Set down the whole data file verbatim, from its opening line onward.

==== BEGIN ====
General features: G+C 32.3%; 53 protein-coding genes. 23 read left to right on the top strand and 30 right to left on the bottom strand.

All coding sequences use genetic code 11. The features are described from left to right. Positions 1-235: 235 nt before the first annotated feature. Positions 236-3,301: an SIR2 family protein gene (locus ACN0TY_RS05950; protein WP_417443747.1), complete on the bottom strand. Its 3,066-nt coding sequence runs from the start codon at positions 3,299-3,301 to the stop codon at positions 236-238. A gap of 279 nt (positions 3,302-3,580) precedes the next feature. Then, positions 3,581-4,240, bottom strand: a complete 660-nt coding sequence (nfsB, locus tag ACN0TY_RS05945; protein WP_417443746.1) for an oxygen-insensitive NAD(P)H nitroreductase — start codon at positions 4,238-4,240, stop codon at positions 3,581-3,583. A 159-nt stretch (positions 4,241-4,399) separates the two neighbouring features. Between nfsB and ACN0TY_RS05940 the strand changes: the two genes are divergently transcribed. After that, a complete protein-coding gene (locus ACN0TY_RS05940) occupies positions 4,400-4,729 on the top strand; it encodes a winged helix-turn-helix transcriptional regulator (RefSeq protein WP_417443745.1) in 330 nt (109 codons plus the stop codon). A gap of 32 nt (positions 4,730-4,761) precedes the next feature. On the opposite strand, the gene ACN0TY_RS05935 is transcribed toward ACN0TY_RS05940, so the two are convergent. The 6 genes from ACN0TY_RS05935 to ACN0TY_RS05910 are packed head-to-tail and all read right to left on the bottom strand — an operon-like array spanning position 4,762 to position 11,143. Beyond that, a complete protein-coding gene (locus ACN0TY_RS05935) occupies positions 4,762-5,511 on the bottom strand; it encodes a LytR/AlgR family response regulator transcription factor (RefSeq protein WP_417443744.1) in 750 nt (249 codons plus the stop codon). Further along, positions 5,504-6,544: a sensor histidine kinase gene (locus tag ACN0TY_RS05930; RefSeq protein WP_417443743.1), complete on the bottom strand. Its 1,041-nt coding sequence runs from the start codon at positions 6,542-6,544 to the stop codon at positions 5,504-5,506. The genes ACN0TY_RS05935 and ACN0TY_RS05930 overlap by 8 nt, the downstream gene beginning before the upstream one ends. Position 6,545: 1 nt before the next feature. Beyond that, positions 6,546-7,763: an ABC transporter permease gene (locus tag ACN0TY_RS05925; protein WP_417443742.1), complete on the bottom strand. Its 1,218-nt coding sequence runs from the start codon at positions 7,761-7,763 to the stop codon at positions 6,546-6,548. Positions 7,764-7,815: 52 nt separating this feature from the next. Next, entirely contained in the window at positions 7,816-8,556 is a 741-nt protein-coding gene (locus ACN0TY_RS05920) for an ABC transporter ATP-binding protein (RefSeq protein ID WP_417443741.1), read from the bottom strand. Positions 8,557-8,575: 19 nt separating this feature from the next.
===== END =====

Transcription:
General features: G+C 32.3%; 53 protein-coding genes. 23 read left to right on the top strand and 30 right to left on the bottom strand.

All coding sequences use genetic code 11. The features are described from left to right. Positions 1-235: 235 nt before the first annotated feature. Positions 236-3,301: an SIR2 family protein gene (locus ACN0TY_RS05950; protein WP_417443747.1), complete on the bottom strand. Its 3,066-nt coding sequence runs from the start codon at positions 3,299-3,301 to the stop codon at positions 236-238. A gap of 279 nt (positions 3,302-3,580) precedes the next feature. Then, positions 3,581-4,240, bottom strand: a complete 660-nt coding sequence (nfsB, locus tag ACN0TY_RS05945; protein WP_417443746.1) for an oxygen-insensitive NAD(P)H nitroreductase — start codon at positions 4,238-4,240, stop codon at positions 3,581-3,583. A 159-nt stretch (positions 4,241-4,399) separates the two neighbouring features. Between nfsB and ACN0TY_RS05940 the strand changes: the two genes are divergently transcribed. After that, a complete protein-coding gene (locus ACN0TY_RS05940) occupies positions 4,400-4,729 on the top strand; it encodes a winged helix-turn-helix transcriptional regulator (RefSeq protein WP_417443745.1) in 330 nt (109 codons plus the stop codon). A gap of 32 nt (positions 4,730-4,761) precedes the next feature. On the opposite strand, the gene ACN0TY_RS05935 is transcribed toward ACN0TY_RS05940, so the two are convergent. The 6 genes from ACN0TY_RS05935 to ACN0TY_RS05910 are packed head-to-tail and all read right to left on the bottom strand — an operon-like array spanning position 4,762 to position 11,143. Beyond that, a complete protein-coding gene (locus ACN0TY_RS05935) occupies positions 4,762-5,511 on the bottom strand; it encodes a LytR/AlgR family response regulator transcription factor (RefSeq protein WP_417443744.1) in 750 nt (249 codons plus the stop codon). Further along, positions 5,504-6,544: a sensor histidine kinase gene (locus tag ACN0TY_RS05930; RefSeq protein WP_417443743.1), complete on the bottom strand. Its 1,041-nt coding sequence runs from the start codon at positions 6,542-6,544 to the stop codon at positions 5,504-5,506. The genes ACN0TY_RS05935 and ACN0TY_RS05930 overlap by 8 nt, the downstream gene beginning before the upstream one ends. Position 6,545: 1 nt before the next feature. Beyond that, positions 6,546-7,763: an ABC transporter permease gene (locus tag ACN0TY_RS05925; protein WP_417443742.1), complete on the bottom strand. Its 1,218-nt coding sequence runs from the start codon at positions 7,761-7,763 to the stop codon at positions 6,546-6,548. Positions 7,764-7,815: 52 nt separating this feature from the next. Next, entirely contained in the window at positions 7,816-8,556 is a 741-nt protein-coding gene (locus ACN0TY_RS05920) for an ABC transporter ATP-binding protein (RefSeq protein ID WP_417443741.1), read from the bottom strand. Positions 8,557-8,575: 19 nt separating this feature from the next.